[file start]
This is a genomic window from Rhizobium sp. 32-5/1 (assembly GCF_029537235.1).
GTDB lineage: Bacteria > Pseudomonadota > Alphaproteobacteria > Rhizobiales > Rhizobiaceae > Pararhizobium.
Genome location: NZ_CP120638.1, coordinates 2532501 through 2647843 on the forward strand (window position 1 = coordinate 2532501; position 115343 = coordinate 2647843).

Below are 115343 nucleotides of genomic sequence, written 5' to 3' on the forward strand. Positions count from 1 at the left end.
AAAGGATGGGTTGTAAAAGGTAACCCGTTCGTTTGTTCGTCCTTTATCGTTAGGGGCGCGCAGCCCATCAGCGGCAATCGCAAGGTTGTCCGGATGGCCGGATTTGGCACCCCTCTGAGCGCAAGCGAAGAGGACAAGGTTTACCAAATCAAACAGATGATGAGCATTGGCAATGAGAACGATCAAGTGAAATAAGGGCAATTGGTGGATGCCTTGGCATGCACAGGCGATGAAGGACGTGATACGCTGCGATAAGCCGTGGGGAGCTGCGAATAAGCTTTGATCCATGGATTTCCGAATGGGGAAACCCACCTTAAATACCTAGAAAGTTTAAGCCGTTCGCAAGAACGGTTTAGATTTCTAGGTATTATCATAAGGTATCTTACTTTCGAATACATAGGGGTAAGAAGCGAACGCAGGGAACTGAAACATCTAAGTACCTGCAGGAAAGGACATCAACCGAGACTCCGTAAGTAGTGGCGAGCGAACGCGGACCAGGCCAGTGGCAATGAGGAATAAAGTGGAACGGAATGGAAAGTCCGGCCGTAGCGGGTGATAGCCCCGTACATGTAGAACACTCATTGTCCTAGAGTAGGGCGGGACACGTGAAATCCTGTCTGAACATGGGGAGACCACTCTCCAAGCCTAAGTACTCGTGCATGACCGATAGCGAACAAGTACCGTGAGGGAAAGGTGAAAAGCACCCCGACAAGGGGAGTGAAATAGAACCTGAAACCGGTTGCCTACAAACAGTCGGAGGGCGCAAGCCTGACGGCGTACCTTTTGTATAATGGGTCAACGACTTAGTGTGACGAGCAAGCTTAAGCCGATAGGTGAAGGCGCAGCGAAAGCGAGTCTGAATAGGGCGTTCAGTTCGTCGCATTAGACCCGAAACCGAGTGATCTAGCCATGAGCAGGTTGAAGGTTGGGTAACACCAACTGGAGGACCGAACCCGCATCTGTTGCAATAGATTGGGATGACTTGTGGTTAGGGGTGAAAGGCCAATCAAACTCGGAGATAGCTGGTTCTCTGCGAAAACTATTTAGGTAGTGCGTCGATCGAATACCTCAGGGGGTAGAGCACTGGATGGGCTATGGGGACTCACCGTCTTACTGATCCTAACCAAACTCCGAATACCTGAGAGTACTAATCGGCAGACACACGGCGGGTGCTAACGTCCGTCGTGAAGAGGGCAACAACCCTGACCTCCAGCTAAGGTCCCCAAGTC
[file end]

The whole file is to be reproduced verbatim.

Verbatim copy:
This is a genomic window from Rhizobium sp. 32-5/1 (assembly GCF_029537235.1).
GTDB lineage: Bacteria > Pseudomonadota > Alphaproteobacteria > Rhizobiales > Rhizobiaceae > Pararhizobium.
Genome location: NZ_CP120638.1, coordinates 2532501 through 2647843 on the forward strand (window position 1 = coordinate 2532501; position 115343 = coordinate 2647843).

Below are 115343 nucleotides of genomic sequence, written 5' to 3' on the forward strand. Positions count from 1 at the left end.
AAAGGATGGGTTGTAAAAGGTAACCCGTTCGTTTGTTCGTCCTTTATCGTTAGGGGCGCGCAGCCCATCAGCGGCAATCGCAAGGTTGTCCGGATGGCCGGATTTGGCACCCCTCTGAGCGCAAGCGAAGAGGACAAGGTTTACCAAATCAAACAGATGATGAGCATTGGCAATGAGAACGATCAAGTGAAATAAGGGCAATTGGTGGATGCCTTGGCATGCACAGGCGATGAAGGACGTGATACGCTGCGATAAGCCGTGGGGAGCTGCGAATAAGCTTTGATCCATGGATTTCCGAATGGGGAAACCCACCTTAAATACCTAGAAAGTTTAAGCCGTTCGCAAGAACGGTTTAGATTTCTAGGTATTATCATAAGGTATCTTACTTTCGAATACATAGGGGTAAGAAGCGAACGCAGGGAACTGAAACATCTAAGTACCTGCAGGAAAGGACATCAACCGAGACTCCGTAAGTAGTGGCGAGCGAACGCGGACCAGGCCAGTGGCAATGAGGAATAAAGTGGAACGGAATGGAAAGTCCGGCCGTAGCGGGTGATAGCCCCGTACATGTAGAACACTCATTGTCCTAGAGTAGGGCGGGACACGTGAAATCCTGTCTGAACATGGGGAGACCACTCTCCAAGCCTAAGTACTCGTGCATGACCGATAGCGAACAAGTACCGTGAGGGAAAGGTGAAAAGCACCCCGACAAGGGGAGTGAAATAGAACCTGAAACCGGTTGCCTACAAACAGTCGGAGGGCGCAAGCCTGACGGCGTACCTTTTGTATAATGGGTCAACGACTTAGTGTGACGAGCAAGCTTAAGCCGATAGGTGAAGGCGCAGCGAAAGCGAGTCTGAATAGGGCGTTCAGTTCGTCGCATTAGACCCGAAACCGAGTGATCTAGCCATGAGCAGGTTGAAGGTTGGGTAACACCAACTGGAGGACCGAACCCGCATCTGTTGCAATAGATTGGGATGACTTGTGGTTAGGGGTGAAAGGCCAATCAAACTCGGAGATAGCTGGTTCTCTGCGAAAACTATTTAGGTAGTGCGTCGATCGAATACCTCAGGGGGTAGAGCACTGGATGGGCTATGGGGACTCACCGTCTTACTGATCCTAACCAAACTCCGAATACCTGAGAGTACTAATCGGCAGACACACGGCGGGTGCTAACGTCCGTCGTGAAGAGGGCAACAACCCTGACCTCCAGCTAAGGTCCCCAAGTC